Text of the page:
It Costs Nothing

Alison Lee essays

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“Are you okay?”

With those three simple words, I burst into tears. It was four days after my first son was born. The midwife was merely checking in on me as she would every day, and she asked me that question each time. That day, I cried. Yes, it was simple postpartum blues.

It is also how I generally respond to kindness. By crying all over people.

I have been polishing this hard, shiny exterior since I was a child. Being the middle kid, crying did not get me attention. I had to exude a different kind of vibe. An impenetrable surface – I am tough, I am strong, I don't cry.

But kindness ALWAYS, always moves me to tears.

A simple touch, a kind word. What does it take? Not much at all.

It has become my personal mantra. Be kind.

When my husband comes home from work in a less-than-stellar-mood and gets grumpy with me, I can choose to get my grump on too. Or I can choose to be kind.

When one of kids throw the mother of all tantrums over nap time, I can choose to yell. Or I can choose to be kind.

When the young lady at the mall pushes past me in a hurry, I can choose to roll my eyes and make a sarcastic remark. Or I can choose to be kind.

When my neighbor's children are outside my door and making noise, I can choose to judge her parenting. Or I can choose to be kind.

When the waitress in the restaurant spills a drink all over me, I can choose to be indignant and lodge a complaint. Or I can choose to be kind.

Because my husband is out there everyday, working hard for us, his family.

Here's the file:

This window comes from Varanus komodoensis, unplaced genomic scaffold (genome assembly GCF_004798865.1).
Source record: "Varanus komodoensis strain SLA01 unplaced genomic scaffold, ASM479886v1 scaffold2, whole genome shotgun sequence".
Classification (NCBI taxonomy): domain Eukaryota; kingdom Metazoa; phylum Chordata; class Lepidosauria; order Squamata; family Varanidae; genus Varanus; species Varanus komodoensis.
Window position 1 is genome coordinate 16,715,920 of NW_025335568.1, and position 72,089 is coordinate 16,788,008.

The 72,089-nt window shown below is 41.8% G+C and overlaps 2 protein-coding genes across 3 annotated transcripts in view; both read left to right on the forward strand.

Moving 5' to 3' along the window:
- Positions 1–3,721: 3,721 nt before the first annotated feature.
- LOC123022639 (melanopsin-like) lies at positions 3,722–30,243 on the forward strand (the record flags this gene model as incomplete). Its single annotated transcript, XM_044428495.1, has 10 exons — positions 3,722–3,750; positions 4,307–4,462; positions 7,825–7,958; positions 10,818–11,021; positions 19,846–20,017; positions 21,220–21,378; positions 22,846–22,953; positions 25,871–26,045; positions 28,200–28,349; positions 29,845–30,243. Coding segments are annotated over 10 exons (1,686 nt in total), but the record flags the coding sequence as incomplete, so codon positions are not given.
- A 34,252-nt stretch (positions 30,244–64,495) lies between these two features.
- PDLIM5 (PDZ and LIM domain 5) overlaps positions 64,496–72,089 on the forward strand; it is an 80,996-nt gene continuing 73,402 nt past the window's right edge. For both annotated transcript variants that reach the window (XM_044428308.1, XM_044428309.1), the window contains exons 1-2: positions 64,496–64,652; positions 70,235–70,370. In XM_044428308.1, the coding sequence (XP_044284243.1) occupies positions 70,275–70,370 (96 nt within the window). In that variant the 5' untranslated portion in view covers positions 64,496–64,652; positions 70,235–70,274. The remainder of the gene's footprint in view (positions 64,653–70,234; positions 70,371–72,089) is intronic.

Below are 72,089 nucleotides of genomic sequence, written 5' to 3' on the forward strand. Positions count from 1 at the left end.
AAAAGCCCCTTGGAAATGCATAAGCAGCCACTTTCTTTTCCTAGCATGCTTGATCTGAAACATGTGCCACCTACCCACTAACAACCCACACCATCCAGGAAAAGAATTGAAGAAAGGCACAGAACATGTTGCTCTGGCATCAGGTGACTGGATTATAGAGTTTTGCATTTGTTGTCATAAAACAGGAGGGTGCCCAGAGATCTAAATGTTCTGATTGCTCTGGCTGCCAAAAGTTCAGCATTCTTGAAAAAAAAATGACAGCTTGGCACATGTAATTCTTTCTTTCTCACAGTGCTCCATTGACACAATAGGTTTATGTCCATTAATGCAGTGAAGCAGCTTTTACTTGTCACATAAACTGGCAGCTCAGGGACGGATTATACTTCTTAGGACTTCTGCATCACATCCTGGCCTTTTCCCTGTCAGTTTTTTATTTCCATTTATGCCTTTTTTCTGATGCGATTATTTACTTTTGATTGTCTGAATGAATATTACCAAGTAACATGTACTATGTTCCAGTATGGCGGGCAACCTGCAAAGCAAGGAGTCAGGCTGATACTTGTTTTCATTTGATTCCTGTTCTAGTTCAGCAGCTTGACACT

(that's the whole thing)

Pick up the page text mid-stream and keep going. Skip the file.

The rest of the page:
Because my children are still so young.

Because maybe that young lady had to run off to get home because something happened. Or she really had to go to the bathroom.

Because maybe my neighbor is actually a good mother, and is laughing and joking with her children.

Because maybe the waitress has been on her feet all day, working hard for her family.

A gentle word, an understanding nod, a genuine smile, a pat on the back.

It costs me nothing to be kind.


About the Author

Alison Lee

Alison Lee is the co-editor of , a , and publisher. A former PR and marketing professional, Alison’s writing has been featured in Mamalode, On Parenting at The Washington Post, The Huffington Post, Everyday Family, Scary Mommy, BonBon Break and Club Mid. She is one of 35 essayists in the anthology, My Other Ex: Women’s True Stories of Leaving and Losing Friends (Fall, 2014), and has an essay in another, So Glad They Told Me: Women Get Real About Motherhood (Summer, 2016). She is also an editor at BonBon Break. Alison lives in Malaysia with her husband and four children (two boys and boy/ girl twins).

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June 2015 – Kindness
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